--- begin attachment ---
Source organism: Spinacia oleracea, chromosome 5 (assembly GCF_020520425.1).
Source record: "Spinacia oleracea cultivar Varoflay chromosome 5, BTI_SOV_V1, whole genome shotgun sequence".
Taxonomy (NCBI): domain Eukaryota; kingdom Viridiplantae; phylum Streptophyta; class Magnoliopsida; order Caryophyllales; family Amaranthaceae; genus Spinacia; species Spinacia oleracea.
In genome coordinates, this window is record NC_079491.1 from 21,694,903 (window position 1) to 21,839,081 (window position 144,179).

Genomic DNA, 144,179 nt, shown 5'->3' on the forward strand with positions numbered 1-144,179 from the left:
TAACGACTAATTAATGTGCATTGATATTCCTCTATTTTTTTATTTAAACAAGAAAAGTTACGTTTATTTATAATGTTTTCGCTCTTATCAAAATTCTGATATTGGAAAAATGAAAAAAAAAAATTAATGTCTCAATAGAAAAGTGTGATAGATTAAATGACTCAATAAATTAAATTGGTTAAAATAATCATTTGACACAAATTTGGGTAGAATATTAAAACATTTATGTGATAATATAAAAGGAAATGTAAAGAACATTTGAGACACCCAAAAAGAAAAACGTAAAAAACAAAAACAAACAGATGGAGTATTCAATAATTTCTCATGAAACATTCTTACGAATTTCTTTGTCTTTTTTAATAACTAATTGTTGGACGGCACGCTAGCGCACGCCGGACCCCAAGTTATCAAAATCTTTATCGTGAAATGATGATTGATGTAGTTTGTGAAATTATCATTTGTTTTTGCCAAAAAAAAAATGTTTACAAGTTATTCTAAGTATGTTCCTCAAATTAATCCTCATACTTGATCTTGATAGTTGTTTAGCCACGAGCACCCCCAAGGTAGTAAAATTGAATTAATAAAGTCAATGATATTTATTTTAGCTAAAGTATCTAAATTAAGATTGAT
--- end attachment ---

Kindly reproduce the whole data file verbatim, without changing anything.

Source organism: Spinacia oleracea, chromosome 5 (assembly GCF_020520425.1).
Source record: "Spinacia oleracea cultivar Varoflay chromosome 5, BTI_SOV_V1, whole genome shotgun sequence".
Taxonomy (NCBI): domain Eukaryota; kingdom Viridiplantae; phylum Streptophyta; class Magnoliopsida; order Caryophyllales; family Amaranthaceae; genus Spinacia; species Spinacia oleracea.
In genome coordinates, this window is record NC_079491.1 from 21,694,903 (window position 1) to 21,839,081 (window position 144,179).

Genomic DNA, 144,179 nt, shown 5'->3' on the forward strand with positions numbered 1-144,179 from the left:
TAACGACTAATTAATGTGCATTGATATTCCTCTATTTTTTTATTTAAACAAGAAAAGTTACGTTTATTTATAATGTTTTCGCTCTTATCAAAATTCTGATATTGGAAAAATGAAAAAAAAAAATTAATGTCTCAATAGAAAAGTGTGATAGATTAAATGACTCAATAAATTAAATTGGTTAAAATAATCATTTGACACAAATTTGGGTAGAATATTAAAACATTTATGTGATAATATAAAAGGAAATGTAAAGAACATTTGAGACACCCAAAAAGAAAAACGTAAAAAACAAAAACAAACAGATGGAGTATTCAATAATTTCTCATGAAACATTCTTACGAATTTCTTTGTCTTTTTTAATAACTAATTGTTGGACGGCACGCTAGCGCACGCCGGACCCCAAGTTATCAAAATCTTTATCGTGAAATGATGATTGATGTAGTTTGTGAAATTATCATTTGTTTTTGCCAAAAAAAAAATGTTTACAAGTTATTCTAAGTATGTTCCTCAAATTAATCCTCATACTTGATCTTGATAGTTGTTTAGCCACGAGCACCCCCAAGGTAGTAAAATTGAATTAATAAAGTCAATGATATTTATTTTAGCTAAAGTATCTAAATTAAGATTGAT